Skip to content

Take a Walk in Eliza’s Wet Soggy Boots! The Extraordinary Story of 6 Million Steps from Italy to Scotland for T1D

Meet Eliza Bartlett - a determined and successful cricket captain for Sturt Women’s Cricket Club in Adelaide, a mental health nurse and a type 1 diabetes (T1D) warrior. This year Eliza took on a solo, six-month long, 4300km trek from Brindisi in southern Italy to Aberdeen in Scotland with an 18kg backpack.

Why, you might ask? Why would she take six months off work, use up all her annual leave and self-fund this challenging journey with all her savings? As a 27-year-old, Eliza has lived with type 1 diabetes since she was 9. She has witnessed the pain of others who live with this chronic condition 24/7 and has heard of young lives lost too soon. Having experienced firsthand how technology and research has impacted her own life, Eliza was determined to do whatever she could to support the research of JDRF. She was also resolved to pay for this journey herself; any other money that came in would count towards funds raised.

To Eliza, a cure for type 1 diabetes means a life to be enjoyed free of needles, insulin pumps, test strips, blood glucose tests and future health complications, a life without constant challenges except for those on the sporting field and a life made easier for future generations.

Eliza’s 4300km trek is the second time she has pushed herself beyond unimaginable boundaries, to show to herself and other people living with type 1 diabetes that T1D does not need to define you, limit you and stop you from following your dreams. Six years ago, she walked from Adelaide to Melbourne and raised $25,000 for JDRF. She damaged all the tendons in her feet and ankles, developed stress fractures and required surgery after the walk but Eliza says she decided then and there that this wasn’t her last battleground.

Her journey across Italy, Switzerland, France and England through to Scotland wasn’t easy either. Her 18kg backpack was half-filled with diabetes treatment and half with maps for her route and other necessities. In Italy, the rain continued to pour despite the weather heading into summer and with rain came rivers and mud. Not exactly the right recipe when you are on foot and traversing the countryside. Mud would grip Eliza’s boots making each step harder, more slippery and treacherous. “There were times when my clothes and boots were so wet that only a hair dryer helped me prepare for the next day!” says Eliza. As someone living with T1D the daily stress of the trek, long hours, fitful sleeps and a high carbohydrate diet added to the roller coaster.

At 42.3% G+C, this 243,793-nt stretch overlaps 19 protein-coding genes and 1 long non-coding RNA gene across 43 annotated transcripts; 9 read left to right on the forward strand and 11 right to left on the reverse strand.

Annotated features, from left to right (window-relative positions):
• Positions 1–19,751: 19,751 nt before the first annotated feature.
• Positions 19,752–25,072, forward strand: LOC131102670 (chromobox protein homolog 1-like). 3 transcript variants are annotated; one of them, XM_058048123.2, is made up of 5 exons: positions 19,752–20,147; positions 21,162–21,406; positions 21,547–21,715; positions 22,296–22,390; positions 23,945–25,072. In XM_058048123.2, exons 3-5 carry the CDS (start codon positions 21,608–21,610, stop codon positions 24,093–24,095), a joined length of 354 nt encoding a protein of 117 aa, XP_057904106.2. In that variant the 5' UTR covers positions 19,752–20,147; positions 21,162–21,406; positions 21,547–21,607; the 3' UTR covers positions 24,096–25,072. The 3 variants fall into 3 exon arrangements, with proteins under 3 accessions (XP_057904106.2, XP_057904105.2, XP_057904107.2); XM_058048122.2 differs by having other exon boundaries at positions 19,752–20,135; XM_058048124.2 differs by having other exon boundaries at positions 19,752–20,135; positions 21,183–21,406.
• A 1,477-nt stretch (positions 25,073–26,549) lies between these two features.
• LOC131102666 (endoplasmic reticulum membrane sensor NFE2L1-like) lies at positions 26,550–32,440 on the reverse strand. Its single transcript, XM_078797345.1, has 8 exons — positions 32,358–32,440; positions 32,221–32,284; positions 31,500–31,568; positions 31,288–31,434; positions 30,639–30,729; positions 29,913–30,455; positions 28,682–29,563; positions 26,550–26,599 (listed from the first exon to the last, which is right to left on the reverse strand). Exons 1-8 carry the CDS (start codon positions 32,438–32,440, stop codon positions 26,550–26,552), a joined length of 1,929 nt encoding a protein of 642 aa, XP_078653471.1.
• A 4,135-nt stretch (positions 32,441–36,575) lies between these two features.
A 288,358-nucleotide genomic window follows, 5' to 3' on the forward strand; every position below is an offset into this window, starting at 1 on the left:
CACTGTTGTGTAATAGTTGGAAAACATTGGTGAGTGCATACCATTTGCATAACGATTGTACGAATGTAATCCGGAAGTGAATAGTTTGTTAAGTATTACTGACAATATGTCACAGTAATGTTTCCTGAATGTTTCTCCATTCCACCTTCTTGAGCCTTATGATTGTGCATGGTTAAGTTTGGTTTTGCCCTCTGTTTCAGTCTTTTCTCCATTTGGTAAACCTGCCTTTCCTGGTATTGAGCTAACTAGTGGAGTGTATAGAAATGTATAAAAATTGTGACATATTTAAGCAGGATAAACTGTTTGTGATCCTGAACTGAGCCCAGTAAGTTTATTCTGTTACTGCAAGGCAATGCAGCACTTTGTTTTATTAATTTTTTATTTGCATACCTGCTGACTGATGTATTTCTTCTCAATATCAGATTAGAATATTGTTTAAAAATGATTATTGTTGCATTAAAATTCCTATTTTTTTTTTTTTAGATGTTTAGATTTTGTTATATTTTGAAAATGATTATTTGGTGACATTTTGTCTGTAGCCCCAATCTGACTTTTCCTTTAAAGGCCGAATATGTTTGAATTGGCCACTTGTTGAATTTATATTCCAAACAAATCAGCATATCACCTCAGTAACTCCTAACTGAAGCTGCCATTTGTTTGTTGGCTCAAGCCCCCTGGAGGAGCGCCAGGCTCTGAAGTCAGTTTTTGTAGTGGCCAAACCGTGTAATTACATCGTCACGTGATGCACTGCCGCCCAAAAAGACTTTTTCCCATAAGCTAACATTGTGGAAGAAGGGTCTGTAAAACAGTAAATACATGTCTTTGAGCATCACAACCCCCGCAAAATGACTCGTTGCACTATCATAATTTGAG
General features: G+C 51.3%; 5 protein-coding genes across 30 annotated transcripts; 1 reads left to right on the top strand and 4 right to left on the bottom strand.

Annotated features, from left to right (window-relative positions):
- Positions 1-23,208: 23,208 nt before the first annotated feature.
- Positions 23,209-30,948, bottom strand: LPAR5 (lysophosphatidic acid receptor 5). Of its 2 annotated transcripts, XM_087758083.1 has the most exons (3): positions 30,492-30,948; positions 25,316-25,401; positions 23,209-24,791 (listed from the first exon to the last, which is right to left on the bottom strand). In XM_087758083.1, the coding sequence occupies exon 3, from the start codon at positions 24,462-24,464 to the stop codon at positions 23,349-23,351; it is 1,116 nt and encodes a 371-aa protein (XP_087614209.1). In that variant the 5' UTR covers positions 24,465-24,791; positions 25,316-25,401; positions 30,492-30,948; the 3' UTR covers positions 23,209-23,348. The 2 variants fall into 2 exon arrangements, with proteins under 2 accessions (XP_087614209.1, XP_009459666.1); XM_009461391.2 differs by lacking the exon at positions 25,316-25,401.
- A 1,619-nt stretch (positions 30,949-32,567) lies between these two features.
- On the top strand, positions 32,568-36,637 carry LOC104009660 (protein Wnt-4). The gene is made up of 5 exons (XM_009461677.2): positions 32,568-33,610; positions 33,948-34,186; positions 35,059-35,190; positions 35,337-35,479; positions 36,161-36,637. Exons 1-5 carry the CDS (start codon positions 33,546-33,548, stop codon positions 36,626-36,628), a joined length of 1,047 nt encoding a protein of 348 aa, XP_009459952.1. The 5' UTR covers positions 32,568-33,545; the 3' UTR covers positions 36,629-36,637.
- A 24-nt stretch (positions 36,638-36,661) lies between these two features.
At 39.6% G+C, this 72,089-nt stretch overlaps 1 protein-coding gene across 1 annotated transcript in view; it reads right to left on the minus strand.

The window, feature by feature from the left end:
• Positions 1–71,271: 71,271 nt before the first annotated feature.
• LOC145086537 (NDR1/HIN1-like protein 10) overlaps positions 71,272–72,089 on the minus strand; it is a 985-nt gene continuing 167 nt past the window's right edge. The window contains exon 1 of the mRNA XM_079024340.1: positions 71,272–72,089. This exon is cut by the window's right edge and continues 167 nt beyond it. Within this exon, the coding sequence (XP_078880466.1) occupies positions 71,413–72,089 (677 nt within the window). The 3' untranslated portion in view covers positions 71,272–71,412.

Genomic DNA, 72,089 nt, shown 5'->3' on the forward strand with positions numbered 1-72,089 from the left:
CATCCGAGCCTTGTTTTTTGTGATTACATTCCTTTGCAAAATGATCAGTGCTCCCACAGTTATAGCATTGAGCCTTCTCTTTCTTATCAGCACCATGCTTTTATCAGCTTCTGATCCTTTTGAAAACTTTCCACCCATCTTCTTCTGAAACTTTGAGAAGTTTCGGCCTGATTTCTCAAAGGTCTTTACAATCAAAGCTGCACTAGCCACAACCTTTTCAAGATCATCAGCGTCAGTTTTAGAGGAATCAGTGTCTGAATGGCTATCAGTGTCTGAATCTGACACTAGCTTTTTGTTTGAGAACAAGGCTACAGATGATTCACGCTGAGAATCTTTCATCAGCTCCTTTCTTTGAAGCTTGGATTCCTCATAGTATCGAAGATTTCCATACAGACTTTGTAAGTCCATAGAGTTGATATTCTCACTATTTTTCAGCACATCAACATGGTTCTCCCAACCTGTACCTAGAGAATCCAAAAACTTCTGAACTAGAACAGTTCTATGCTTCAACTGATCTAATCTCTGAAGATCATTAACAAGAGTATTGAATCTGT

Surprisingly, each day Eliza woke up feeling positive, knowing that nothing would hold her back. Massive hills, busy highways, marathon distances, wet slippery declines, watery torrents and more rain were par for the course, but she didn’t let anything get in her way. Even when feeling ill from her type 1 diabetes, dehydrated from lack of water between towns, hungry from lack of food as the small towns she passed through were closed awaiting the summer, she simply pushed on.

As one would expect with any journey, the lows were also accompanied by highs – a concept particularly poignant for someone living with type 1 diabetes. Eliza climbed to the top of many mountains to see amazing vistas, stayed in picturesque villages that were off the beaten track and sat and took in breathtaking coastal views. When loneliness became overwhelming, Eliza befriended some fellow travellers from Adelaide in Rome and spent a little time being a tourist. “There were moments when I’d literally be dancing and singing while walking and just so grateful to be alive,” she tells us.

In the beautiful town of Acquapendente, Italy, Eliza was taken in by a family who had seen her story on Facebook. The family ensured she was well looked after and in the morning the Mayor of Acquapendente presented Eliza with a certificate in front of the community. According to Eliza, moments like this were truly incredible and will stay with her for a very long time.


Eliza hopes her nine-year-old self would be proud of where she is today, and that she hasn’t allowed type 1 diabetes to stop her, define her or win the fight!

While Eliza’s European Trek to raise money for JDRF has come to a close, she admits she’s already contemplating what her next campaign might be. Through her incredible journey, Eliza managed to raise more than $73,500 for JDRF to fund life-changing type 1 diabetes research.